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Resident LED Guru
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Discussion Starter · #1 ·
I decided to do a write up on various induction and exhaust methods that iv researched. Here it goes.

I started by doing my research on intake systems, both NA and forced induction. And also came across exhaust tuning by accident. I’ll start with forced induction as that’s the easy part. Then ill have a look at NA and finally exhaust tuning, which are all interlinked.

I learned that turbos are good for high boost, but suffer from lag. Superchargers are split into 3 categories. Roots, centrifugal, and twin-screw. Roots is good in midrange and produces boost fairly low down. Centrifugal works like a turbo and suffers from lag, but gives good boost. The twin-screw combines the good features and more.

The twin screw supercharger compresses the air before it enters the intake manifold like a centrifugal charger does. Therefore the air in the manifold is more dense than normal. The roots charger forces the air into the intake manifold at normal density, and the compression comes from the air pressure building up. This is the reason that roots chargers suffer minor lag at low rpms. But this also restricts the amount of air that can be compressed at higher rpms. The twin-screw works like the roots charger, but as the air is already compressed it gives instant boost. It also keeps producing boost like a centrifugal charger until the airflow is limited by cam timing, or an engine limiter. Centrifugal chargers use air speed to compress the air, which is why it suffers from lag at lower rpms.

Turbochargers are the most efficient form of producing power with most types of engine. The turbocharger uses wasted energy (hot exhaust gases) to power a turbine. This turns the heat energy into moving energy. This is why is more efficient than running an engine NA (Naturally Aspirated) Superchargers are less efficient again as they actually use some of the energy produced by the engine to power the charger. They are usually powered by a belt driven off the crank. Either part of the auxiliary (fan) belt driven components, or the timing belt.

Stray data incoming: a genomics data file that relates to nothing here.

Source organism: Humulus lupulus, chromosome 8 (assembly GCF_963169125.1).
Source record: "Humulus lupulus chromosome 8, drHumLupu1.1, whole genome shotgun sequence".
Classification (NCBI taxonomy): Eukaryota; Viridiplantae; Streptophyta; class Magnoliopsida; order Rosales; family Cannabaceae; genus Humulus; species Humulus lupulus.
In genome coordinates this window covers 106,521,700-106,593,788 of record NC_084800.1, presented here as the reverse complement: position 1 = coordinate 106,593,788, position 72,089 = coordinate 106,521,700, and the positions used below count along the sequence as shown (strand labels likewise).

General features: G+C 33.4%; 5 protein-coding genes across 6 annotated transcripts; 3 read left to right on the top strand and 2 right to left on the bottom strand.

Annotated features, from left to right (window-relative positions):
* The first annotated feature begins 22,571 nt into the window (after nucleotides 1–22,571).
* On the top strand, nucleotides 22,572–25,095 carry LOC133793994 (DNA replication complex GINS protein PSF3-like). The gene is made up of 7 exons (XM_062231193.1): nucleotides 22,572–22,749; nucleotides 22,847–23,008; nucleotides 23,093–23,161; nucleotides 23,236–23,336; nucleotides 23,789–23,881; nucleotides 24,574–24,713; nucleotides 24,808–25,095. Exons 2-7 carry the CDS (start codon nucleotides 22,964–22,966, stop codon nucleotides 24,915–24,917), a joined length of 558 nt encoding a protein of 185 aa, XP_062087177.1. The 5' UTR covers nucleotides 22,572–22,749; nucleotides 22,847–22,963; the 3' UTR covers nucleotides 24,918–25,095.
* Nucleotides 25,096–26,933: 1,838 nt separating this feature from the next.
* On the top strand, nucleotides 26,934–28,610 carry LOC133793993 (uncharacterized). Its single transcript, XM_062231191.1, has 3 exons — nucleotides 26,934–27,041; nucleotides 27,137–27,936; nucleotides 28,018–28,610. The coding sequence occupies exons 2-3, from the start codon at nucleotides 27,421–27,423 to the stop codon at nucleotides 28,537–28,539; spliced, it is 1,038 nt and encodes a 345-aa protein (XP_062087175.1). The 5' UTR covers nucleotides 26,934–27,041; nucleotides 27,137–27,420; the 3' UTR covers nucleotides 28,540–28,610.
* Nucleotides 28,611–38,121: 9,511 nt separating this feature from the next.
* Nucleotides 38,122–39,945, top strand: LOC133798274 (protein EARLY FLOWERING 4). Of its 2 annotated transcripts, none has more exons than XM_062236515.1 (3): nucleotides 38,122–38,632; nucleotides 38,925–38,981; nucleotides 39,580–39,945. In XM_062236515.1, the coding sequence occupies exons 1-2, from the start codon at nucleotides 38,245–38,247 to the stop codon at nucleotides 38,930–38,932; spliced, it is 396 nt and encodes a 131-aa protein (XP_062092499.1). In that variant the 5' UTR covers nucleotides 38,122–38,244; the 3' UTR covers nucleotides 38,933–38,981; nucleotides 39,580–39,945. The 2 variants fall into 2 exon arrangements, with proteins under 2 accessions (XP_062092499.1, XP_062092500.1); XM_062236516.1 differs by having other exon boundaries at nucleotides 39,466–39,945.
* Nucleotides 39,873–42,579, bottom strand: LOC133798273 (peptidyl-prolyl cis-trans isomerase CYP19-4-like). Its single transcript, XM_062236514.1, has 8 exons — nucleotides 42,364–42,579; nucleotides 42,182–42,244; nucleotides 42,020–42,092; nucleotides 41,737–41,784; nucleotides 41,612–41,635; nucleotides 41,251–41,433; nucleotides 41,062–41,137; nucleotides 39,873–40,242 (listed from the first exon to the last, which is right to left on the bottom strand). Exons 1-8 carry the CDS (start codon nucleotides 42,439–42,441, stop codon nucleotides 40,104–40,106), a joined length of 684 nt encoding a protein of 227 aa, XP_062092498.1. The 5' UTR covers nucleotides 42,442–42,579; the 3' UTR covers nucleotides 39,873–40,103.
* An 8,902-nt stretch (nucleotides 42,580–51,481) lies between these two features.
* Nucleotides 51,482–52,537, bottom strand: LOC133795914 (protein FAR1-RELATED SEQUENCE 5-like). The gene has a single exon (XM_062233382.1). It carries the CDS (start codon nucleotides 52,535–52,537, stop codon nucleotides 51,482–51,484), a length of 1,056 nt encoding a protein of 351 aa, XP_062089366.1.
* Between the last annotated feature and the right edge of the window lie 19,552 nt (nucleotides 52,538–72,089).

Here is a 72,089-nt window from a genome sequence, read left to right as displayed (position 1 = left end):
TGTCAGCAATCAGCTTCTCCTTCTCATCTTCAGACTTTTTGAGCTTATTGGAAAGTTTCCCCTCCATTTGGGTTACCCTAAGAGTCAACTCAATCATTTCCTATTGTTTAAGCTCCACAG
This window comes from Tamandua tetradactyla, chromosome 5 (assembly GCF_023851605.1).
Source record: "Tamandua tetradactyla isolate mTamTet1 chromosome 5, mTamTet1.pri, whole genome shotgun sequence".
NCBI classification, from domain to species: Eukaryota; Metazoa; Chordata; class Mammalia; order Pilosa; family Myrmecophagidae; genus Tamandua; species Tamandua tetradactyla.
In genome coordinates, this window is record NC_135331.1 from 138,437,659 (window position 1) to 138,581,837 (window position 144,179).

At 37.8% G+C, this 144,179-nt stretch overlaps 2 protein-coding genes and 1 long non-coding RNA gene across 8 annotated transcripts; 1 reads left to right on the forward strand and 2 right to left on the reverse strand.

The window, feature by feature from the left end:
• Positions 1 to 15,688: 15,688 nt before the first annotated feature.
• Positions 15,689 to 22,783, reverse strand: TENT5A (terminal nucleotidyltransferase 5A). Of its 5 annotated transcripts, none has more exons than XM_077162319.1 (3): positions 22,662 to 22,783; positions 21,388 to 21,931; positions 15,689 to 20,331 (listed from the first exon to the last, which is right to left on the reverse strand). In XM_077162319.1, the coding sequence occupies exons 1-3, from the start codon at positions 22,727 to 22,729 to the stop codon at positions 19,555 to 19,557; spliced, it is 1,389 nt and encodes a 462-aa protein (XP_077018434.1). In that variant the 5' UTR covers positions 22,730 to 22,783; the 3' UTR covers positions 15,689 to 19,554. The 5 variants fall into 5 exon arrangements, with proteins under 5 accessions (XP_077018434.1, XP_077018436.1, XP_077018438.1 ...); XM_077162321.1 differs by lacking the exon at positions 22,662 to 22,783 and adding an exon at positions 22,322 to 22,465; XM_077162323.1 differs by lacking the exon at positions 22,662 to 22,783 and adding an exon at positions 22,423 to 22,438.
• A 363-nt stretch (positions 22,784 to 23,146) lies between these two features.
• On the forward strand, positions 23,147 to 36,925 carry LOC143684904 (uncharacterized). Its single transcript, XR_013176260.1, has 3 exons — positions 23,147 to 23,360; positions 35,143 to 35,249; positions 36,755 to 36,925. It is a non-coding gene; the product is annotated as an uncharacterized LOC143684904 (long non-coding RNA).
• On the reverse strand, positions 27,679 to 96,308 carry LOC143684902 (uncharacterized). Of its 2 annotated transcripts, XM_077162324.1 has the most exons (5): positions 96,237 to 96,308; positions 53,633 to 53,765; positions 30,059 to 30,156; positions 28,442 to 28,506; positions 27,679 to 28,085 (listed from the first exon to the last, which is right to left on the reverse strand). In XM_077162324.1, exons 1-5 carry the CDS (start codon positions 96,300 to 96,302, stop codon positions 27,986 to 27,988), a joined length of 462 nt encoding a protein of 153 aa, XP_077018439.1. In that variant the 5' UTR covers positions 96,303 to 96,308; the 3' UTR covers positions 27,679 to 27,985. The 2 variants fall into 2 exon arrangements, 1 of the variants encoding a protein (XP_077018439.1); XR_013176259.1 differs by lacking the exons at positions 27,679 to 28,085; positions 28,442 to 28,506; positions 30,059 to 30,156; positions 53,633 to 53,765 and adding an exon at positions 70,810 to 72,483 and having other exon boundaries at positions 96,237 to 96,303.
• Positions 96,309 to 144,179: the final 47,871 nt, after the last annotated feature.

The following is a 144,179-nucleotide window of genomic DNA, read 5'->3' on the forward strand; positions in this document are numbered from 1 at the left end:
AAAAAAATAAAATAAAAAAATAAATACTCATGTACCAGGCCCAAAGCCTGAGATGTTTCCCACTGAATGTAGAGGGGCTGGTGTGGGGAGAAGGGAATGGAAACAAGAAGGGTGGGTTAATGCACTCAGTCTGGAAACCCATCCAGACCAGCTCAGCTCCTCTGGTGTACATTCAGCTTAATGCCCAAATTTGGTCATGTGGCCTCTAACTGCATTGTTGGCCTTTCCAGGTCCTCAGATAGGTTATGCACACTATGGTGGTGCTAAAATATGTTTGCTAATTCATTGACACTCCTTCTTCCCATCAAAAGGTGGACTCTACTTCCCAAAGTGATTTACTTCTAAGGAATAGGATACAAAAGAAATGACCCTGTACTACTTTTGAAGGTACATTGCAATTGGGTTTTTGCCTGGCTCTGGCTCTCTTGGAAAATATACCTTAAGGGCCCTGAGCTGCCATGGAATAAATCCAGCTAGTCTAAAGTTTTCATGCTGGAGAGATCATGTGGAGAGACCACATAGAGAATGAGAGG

I actually started by researching by wanting to fit a twin throttle system to my car. I figured that the bigger the throttle body the better the power output. This isn’t the case though. Or course a larger area for the air to enter will allow a higher possible power output, however you still need to take other factors into account.

The intake manifold design has to be taken into account. The cam timing and where it’s going to be used also have to be taken into account. The length of the runners affects the point in the engine range where maximum power is produced. And diameter of the runners affects the permissible maximum power. There are loads of different designs of manifold that can be used. Ill go into a bit of detail on these.

To start with, there are Individual Runner Throttle Bodies (ITBs). These are fuel injected and are most effective for midrange and top end power. The throttle response is instantaneous due to the throttle plates being located close to the intake ports. They usually vent into open space which can cause a ram effect (like supercharging) as high as 7psi. I’m not going to go into why this happens here. Just believe from all the literature that I’ve read that it’s true. Sometimes they will vent into a large plenum chamber to get the same effect. The advantages of this method are that you can use a MAF (Mass Air Flow sensor) instead of a MAP (Manifold Air Pressure sensor) which is good for if your car comes with a MAF originally. It also means that you can put the air intake somewhere that’s located outside the heated engine bay, or even just into a cooler part of the engine bay.